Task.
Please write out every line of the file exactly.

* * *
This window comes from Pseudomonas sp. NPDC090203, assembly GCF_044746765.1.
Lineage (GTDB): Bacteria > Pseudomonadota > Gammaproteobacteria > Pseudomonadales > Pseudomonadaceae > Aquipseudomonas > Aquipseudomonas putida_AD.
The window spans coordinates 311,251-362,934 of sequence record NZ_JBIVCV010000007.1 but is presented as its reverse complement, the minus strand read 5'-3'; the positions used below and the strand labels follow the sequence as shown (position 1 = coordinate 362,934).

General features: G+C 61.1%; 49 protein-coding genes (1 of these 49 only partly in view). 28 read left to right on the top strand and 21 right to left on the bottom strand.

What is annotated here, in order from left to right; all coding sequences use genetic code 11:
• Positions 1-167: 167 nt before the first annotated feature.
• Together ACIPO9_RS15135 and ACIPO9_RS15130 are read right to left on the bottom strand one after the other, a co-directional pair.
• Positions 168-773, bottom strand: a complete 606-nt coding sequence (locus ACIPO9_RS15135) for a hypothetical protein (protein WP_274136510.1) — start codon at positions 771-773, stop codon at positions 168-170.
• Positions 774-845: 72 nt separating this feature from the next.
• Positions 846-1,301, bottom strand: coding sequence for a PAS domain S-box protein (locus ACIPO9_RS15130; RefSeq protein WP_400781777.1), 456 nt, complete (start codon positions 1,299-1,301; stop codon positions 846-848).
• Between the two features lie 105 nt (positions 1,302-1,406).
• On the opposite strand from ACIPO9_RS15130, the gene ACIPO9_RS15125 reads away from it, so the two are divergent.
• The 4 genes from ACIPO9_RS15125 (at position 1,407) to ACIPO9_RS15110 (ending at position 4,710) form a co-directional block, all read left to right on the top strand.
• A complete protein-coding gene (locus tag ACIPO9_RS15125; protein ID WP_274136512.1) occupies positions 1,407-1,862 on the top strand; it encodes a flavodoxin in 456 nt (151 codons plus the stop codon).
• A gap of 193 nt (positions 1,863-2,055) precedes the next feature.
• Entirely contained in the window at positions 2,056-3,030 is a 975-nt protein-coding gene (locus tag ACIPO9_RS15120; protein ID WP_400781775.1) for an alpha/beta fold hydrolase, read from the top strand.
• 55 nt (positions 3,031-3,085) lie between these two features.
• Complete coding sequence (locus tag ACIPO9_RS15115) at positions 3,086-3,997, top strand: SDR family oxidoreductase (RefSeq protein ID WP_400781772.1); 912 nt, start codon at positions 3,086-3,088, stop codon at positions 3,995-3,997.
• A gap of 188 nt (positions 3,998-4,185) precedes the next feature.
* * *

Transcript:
This window comes from Pseudomonas sp. NPDC090203, assembly GCF_044746765.1.
Lineage (GTDB): Bacteria > Pseudomonadota > Gammaproteobacteria > Pseudomonadales > Pseudomonadaceae > Aquipseudomonas > Aquipseudomonas putida_AD.
The window spans coordinates 311,251-362,934 of sequence record NZ_JBIVCV010000007.1 but is presented as its reverse complement, the minus strand read 5'-3'; the positions used below and the strand labels follow the sequence as shown (position 1 = coordinate 362,934).

General features: G+C 61.1%; 49 protein-coding genes (1 of these 49 only partly in view). 28 read left to right on the top strand and 21 right to left on the bottom strand.

What is annotated here, in order from left to right; all coding sequences use genetic code 11:
• Positions 1-167: 167 nt before the first annotated feature.
• Together ACIPO9_RS15135 and ACIPO9_RS15130 are read right to left on the bottom strand one after the other, a co-directional pair.
• Positions 168-773, bottom strand: a complete 606-nt coding sequence (locus ACIPO9_RS15135) for a hypothetical protein (protein WP_274136510.1) — start codon at positions 771-773, stop codon at positions 168-170.
• Positions 774-845: 72 nt separating this feature from the next.
• Positions 846-1,301, bottom strand: coding sequence for a PAS domain S-box protein (locus ACIPO9_RS15130; RefSeq protein WP_400781777.1), 456 nt, complete (start codon positions 1,299-1,301; stop codon positions 846-848).
• Between the two features lie 105 nt (positions 1,302-1,406).
• On the opposite strand from ACIPO9_RS15130, the gene ACIPO9_RS15125 reads away from it, so the two are divergent.
• The 4 genes from ACIPO9_RS15125 (at position 1,407) to ACIPO9_RS15110 (ending at position 4,710) form a co-directional block, all read left to right on the top strand.
• A complete protein-coding gene (locus tag ACIPO9_RS15125; protein ID WP_274136512.1) occupies positions 1,407-1,862 on the top strand; it encodes a flavodoxin in 456 nt (151 codons plus the stop codon).
• A gap of 193 nt (positions 1,863-2,055) precedes the next feature.
• Entirely contained in the window at positions 2,056-3,030 is a 975-nt protein-coding gene (locus tag ACIPO9_RS15120; protein ID WP_400781775.1) for an alpha/beta fold hydrolase, read from the top strand.
• 55 nt (positions 3,031-3,085) lie between these two features.
• Complete coding sequence (locus tag ACIPO9_RS15115) at positions 3,086-3,997, top strand: SDR family oxidoreductase (RefSeq protein ID WP_400781772.1); 912 nt, start codon at positions 3,086-3,088, stop codon at positions 3,995-3,997.
• A gap of 188 nt (positions 3,998-4,185) precedes the next feature.